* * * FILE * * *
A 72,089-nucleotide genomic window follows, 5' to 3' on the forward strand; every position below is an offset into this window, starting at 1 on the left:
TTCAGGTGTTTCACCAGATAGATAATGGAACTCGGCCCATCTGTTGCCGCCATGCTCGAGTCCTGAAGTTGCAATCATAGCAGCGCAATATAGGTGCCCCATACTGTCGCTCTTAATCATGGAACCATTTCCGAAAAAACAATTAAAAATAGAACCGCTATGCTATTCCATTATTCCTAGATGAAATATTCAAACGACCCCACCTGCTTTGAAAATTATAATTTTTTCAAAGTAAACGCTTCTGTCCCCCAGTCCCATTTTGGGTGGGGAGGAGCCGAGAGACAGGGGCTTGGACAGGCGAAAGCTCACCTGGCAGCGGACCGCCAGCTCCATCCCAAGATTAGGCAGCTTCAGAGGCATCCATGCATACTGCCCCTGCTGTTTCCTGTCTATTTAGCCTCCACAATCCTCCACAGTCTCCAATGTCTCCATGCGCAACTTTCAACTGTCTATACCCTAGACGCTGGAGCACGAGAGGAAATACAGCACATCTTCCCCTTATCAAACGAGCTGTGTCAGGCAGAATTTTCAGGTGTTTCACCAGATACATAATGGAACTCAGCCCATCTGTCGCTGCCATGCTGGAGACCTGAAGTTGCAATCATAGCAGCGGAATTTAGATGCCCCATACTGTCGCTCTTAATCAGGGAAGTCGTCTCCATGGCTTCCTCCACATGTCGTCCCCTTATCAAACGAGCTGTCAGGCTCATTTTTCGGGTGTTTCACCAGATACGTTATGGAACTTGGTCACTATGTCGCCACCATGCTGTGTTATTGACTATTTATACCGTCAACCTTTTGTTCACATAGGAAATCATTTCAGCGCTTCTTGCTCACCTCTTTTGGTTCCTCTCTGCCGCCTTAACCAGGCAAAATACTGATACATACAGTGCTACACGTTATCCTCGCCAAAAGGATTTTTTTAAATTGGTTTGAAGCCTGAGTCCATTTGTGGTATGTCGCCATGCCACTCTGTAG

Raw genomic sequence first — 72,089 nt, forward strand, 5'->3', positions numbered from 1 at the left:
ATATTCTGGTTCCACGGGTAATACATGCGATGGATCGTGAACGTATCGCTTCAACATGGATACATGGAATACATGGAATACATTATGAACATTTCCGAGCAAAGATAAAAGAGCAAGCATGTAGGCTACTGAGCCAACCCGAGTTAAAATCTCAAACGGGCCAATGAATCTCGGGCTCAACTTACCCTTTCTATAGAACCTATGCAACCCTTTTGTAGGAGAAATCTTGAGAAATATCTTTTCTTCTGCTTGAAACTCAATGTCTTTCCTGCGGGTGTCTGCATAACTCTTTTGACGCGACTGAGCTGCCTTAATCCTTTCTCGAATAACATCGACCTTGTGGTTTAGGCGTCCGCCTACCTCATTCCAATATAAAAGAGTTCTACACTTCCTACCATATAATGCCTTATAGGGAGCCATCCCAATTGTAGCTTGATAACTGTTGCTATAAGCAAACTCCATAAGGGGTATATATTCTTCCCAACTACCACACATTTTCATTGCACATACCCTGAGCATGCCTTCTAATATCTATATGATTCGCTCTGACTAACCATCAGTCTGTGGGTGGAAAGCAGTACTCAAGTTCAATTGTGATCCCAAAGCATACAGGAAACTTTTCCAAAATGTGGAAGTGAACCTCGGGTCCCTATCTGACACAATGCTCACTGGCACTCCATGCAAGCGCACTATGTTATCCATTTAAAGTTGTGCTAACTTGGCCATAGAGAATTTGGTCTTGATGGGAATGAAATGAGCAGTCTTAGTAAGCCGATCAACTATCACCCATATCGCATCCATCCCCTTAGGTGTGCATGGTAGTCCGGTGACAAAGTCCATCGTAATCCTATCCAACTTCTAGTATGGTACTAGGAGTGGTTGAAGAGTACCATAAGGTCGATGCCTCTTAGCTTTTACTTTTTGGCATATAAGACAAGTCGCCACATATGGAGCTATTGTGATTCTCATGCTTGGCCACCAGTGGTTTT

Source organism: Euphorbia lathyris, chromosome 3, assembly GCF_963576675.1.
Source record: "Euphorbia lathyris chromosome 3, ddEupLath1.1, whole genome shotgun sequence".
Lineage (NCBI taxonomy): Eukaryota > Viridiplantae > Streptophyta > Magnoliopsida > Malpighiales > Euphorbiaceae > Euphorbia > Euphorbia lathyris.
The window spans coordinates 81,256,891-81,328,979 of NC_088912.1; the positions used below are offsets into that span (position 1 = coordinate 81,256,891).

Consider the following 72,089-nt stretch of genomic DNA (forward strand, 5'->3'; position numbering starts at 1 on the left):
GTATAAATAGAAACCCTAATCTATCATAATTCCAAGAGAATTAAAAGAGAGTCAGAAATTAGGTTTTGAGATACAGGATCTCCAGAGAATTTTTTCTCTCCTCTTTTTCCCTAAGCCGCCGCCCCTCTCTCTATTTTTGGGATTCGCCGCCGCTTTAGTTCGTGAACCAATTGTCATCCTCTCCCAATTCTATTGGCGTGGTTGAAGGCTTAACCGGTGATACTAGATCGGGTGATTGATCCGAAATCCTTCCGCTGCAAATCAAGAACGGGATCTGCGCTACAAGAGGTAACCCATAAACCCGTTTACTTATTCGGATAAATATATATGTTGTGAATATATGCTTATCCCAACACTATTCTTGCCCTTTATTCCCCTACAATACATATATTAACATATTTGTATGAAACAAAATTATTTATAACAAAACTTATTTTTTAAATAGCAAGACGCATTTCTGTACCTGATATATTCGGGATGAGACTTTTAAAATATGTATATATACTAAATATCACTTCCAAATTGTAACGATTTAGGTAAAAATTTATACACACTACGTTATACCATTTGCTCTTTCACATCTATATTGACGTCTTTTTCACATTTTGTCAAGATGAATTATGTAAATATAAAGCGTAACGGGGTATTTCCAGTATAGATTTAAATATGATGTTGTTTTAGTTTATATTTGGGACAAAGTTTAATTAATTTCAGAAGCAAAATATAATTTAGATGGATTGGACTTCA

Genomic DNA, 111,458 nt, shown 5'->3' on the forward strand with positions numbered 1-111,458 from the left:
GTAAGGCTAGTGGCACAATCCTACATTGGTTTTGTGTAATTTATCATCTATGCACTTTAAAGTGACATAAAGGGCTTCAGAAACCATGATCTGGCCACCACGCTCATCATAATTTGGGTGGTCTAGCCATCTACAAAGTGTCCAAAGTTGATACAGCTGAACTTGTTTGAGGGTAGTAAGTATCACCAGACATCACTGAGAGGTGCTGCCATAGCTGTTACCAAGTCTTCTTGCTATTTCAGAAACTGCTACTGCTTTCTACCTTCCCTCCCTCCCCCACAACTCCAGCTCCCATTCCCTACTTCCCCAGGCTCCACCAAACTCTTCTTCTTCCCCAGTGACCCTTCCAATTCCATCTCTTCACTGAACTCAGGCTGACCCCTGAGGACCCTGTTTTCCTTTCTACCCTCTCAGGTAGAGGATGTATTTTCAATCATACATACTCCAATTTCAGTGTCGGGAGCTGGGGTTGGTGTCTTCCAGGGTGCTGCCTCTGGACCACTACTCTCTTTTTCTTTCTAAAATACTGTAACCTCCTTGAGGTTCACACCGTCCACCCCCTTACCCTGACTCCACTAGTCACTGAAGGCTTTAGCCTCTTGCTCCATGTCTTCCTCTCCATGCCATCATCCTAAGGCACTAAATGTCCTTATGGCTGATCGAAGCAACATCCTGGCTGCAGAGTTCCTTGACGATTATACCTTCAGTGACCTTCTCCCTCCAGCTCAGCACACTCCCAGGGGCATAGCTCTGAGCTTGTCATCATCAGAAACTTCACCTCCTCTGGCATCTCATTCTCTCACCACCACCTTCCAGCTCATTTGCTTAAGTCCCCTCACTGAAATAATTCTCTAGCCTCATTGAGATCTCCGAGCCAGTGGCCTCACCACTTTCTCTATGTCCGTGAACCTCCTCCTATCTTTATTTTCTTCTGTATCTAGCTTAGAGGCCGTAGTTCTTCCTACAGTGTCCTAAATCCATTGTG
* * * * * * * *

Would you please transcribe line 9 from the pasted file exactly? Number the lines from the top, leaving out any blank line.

Consider the following 72,089-nt stretch of genomic DNA (forward strand, 5'->3'; position numbering starts at 1 on the left):